There were very extensive guidelines for sorting, for example, Chunky soup is sorted as a stew, and ready-meals that include rice are sorted as rice, not ready-made meals. Beans? Well there are 4 or 5 different categories, so you must read each label carefully. Don’t forget expiry dates (though Dinesh reported that he came away learning the lesson that “Salad dressing can be consumed up to 6 months after the expiry date”) and use your best judgment for “Healthy Snacks” versus “Treat Snacks” (staff tip: if you’d want to eat the snack, it goes in the “Treats”). Which leads me to my own favourite moment of the afternoon, when someone sorted an enormous tub of Bacon-Flavoured Popcorn, and Fraser said, “You can just put that one in my car.”

Aside from knowing what to get Fraser for Christmas, we hope that by sharing our experience, you might consider this for your own team-building event, and/or support your local Food Bank whenever possible. “It was a pleasure to meet an amazing team of volunteers,” says Margarita. We’d like to thank them for guiding us through the sorting challenge. And an additional thanks to our fellow clients at Accelerator Centre, who donated money through our cookie drive last week. For teams looking to take the Great Food Sorting Challenge next time, I will leave you with these post-race tips from Jonathan, who brainstormed with Margarita on their way back to the office:

“Food sorters should specialize in a small number of items, so they know exactly what goes where, and to prioritize the heavy stuff like cans.”

We look forward to putting this advice into action next time.

CrossChasm vs eleven-x02

eleven-x Conducts First Tests of LTE Cat-0, Power Saving Mode for 3GPP Release 12

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To do something first: in high tech, the notion is a thrilling one. We are certainly feeling the excitement in the field of wireless communications. As 3GPP is releasing its standards in support of IOT, eleven-x is proud to be working on the front lines. Over the last month, several members of our team hit the road to conduct demos and tests with some big-name players. We say that “we love innovating to solve real-world problems” and this was a wonderful opportunity to see our code in action.

In Ottawa, we took part in the industry’s first integration of LTE Machine Type Communications (MTC) devices on the Ericsson network equipment. The goal was to prove out the Power Saving Mode (PSM) and LTE Cat-0 features in support of 3GPP Release 12. This session of interoperability testing gave both parties a chance prove out our solutions, and take the first steps towards compliance. A successful first interoperability session is a major milestone in the development of any mobile technology.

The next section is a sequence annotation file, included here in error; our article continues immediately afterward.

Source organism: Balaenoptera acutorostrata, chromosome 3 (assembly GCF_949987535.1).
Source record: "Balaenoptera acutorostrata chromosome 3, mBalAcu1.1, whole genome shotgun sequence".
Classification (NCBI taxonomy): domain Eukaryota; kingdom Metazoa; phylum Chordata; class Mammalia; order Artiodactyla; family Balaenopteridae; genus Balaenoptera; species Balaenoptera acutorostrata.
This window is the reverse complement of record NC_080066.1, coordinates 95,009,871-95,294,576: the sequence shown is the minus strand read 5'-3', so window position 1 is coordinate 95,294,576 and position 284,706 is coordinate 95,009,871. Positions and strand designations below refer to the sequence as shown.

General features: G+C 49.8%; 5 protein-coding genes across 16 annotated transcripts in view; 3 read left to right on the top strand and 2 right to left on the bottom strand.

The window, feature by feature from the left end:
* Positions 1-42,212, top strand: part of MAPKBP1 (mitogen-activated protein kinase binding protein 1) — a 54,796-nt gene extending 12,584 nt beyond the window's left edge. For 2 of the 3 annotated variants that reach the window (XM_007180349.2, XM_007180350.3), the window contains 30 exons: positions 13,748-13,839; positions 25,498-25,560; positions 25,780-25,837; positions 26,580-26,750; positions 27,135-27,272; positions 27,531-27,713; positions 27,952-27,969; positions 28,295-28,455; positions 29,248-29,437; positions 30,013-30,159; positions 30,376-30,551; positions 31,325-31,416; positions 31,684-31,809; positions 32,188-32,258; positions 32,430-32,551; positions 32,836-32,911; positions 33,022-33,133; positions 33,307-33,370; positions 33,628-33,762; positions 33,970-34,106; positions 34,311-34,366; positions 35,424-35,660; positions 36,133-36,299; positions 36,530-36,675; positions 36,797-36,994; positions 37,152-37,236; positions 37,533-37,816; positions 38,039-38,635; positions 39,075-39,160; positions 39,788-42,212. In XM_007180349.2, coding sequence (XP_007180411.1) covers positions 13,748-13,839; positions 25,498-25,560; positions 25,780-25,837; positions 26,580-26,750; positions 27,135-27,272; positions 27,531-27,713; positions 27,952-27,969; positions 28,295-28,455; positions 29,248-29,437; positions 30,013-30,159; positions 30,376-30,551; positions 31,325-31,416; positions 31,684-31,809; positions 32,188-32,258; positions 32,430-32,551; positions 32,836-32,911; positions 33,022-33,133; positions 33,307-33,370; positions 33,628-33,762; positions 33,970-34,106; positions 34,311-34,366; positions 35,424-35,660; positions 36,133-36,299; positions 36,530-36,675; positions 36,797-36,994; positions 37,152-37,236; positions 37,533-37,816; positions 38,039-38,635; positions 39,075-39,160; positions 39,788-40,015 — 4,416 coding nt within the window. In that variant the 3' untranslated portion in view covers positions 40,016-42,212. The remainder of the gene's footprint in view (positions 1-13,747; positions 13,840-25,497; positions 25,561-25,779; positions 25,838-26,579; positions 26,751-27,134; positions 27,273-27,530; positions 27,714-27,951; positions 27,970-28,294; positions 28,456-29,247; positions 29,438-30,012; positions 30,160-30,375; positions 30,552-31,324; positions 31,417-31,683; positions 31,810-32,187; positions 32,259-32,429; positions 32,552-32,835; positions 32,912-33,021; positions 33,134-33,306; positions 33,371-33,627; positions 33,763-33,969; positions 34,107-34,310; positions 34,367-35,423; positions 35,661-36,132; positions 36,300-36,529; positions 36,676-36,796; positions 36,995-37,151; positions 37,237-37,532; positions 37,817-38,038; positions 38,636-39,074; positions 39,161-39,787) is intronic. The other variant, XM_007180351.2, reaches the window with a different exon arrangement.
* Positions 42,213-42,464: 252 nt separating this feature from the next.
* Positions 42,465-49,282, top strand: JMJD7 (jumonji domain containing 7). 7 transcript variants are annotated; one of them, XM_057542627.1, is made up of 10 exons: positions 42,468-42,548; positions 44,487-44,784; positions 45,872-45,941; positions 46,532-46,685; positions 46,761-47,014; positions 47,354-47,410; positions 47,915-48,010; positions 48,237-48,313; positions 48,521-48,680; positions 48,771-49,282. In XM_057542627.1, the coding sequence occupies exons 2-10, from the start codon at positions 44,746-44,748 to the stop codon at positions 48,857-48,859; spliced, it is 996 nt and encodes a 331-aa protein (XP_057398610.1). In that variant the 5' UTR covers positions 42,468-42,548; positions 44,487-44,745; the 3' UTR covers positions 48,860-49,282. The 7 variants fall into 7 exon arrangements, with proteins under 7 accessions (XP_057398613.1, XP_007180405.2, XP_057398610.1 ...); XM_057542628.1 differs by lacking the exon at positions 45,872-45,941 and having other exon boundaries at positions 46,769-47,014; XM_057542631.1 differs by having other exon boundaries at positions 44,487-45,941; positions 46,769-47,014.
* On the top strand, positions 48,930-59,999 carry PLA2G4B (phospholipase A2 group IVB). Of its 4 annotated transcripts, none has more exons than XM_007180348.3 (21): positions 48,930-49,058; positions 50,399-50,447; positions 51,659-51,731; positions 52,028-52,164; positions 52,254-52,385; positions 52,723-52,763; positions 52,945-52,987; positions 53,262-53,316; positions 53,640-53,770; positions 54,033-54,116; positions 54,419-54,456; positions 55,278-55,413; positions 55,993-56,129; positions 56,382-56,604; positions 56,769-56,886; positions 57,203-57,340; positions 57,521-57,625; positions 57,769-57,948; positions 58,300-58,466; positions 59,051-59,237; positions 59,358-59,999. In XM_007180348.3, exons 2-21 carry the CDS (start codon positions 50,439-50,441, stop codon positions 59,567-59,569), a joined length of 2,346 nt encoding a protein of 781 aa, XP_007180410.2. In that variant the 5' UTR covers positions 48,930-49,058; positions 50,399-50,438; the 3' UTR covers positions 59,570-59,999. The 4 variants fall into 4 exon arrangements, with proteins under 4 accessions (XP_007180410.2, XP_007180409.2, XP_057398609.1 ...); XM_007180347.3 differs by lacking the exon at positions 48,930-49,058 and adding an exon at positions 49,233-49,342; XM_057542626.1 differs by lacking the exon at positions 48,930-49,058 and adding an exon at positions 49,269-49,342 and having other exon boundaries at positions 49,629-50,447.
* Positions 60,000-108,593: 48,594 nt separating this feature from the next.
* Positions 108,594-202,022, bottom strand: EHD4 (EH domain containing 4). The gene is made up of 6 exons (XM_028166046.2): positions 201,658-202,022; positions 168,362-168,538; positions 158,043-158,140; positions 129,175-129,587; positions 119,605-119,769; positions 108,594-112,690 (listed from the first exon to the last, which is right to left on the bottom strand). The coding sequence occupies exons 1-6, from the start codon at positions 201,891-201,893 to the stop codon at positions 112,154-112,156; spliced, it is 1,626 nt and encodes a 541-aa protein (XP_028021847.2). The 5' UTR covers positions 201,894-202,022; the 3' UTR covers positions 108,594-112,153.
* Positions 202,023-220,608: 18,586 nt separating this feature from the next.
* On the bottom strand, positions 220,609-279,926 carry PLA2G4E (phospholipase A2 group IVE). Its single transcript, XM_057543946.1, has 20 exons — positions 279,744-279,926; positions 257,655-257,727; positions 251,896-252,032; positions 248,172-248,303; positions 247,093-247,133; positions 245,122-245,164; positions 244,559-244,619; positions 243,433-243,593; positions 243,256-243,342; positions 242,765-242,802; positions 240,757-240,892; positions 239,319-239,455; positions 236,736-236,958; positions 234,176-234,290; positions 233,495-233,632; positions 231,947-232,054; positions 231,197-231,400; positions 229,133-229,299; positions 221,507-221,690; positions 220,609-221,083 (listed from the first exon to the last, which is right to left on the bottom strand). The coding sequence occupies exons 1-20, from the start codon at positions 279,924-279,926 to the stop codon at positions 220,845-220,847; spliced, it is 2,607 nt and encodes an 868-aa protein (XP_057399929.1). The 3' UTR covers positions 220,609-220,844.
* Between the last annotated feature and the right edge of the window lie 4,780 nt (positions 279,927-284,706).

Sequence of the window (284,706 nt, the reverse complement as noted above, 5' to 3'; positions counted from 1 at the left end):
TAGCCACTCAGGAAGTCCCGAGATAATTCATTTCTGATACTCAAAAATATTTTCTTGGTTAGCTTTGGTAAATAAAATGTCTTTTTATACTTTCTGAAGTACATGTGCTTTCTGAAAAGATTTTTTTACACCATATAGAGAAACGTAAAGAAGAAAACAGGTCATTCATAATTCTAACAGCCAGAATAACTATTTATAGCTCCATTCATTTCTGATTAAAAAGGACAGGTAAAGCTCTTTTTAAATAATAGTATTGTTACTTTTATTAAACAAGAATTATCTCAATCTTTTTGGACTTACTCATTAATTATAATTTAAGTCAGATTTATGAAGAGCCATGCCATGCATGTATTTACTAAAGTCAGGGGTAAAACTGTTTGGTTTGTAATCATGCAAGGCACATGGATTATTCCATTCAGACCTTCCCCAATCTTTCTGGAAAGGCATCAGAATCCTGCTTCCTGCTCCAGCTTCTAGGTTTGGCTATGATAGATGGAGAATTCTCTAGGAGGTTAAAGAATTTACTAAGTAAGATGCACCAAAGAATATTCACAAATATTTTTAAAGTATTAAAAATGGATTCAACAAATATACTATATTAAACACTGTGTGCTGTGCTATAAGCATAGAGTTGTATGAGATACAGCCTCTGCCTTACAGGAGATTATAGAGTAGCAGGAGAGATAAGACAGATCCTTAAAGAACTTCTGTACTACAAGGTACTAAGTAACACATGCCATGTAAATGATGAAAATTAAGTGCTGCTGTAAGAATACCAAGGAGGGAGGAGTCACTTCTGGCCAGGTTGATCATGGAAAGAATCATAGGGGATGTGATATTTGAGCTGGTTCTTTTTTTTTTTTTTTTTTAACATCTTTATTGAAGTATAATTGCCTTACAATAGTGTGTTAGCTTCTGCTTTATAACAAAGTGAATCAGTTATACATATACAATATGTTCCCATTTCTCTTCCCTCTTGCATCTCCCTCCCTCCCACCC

From Canada’s capital city, we shifted gears and went to Las Vegas for the CTIA Super Mobility conference. We participated in two demonstrations for PSM and LTE Cat-0; one with Ericsson and one with Anritsu. It was the first time MTC was demonstrated to the public with Ericsson and showcased industry-leading low power consumption for IOT devices.

After the bright lights of Vegas, the big city of Dallas beckoned. At the Verizon test lab, we participated in interoperability testing for their network using equipment from Ericsson, Cisco, ALU, and Affirm.

Next week, another member of our team will be heading back to Ottawa, but this time in service of LPP development for a new chipset integration. It is a thrilling time at eleven-x. We love to be on the forefront of wireless innovation, and are excited to be on the leading edge of IOT.

8 Reasons Why Co-op Students Are a Start-Up’s Best Investment

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Our Co-op Student Mahek with eleven-x CEO Ryan

Upon opening in 1957, the University of Waterloo became the first post-secondary school in Canada to implement a co-operative education model. It revolutionized the notion of students being equipped for work by virtue of their textbooks alone. These days, no one can question the value of having practical experience interspersed with classroom studies, not to mention the paycheques to put towards those textbooks. Many schools now offer some form of the co-op program, giving companies a rich diversity of students to complement their work force.

A company in the start-up stage may not consider hiring a co-op student, but we would recommend it. In our first year of operations, eleven-x employed an engineering student from Lambton College, recently welcomed a business student from Wilfrid Laurier, and is recruiting from the University of Waterloo for next term. Don’t let your lean corporate stature or more humble workplace setting deter you from recruiting on campus: candidates who want to make an impact will be drawn to start-ups. And here’s why you should consider them a wise investment: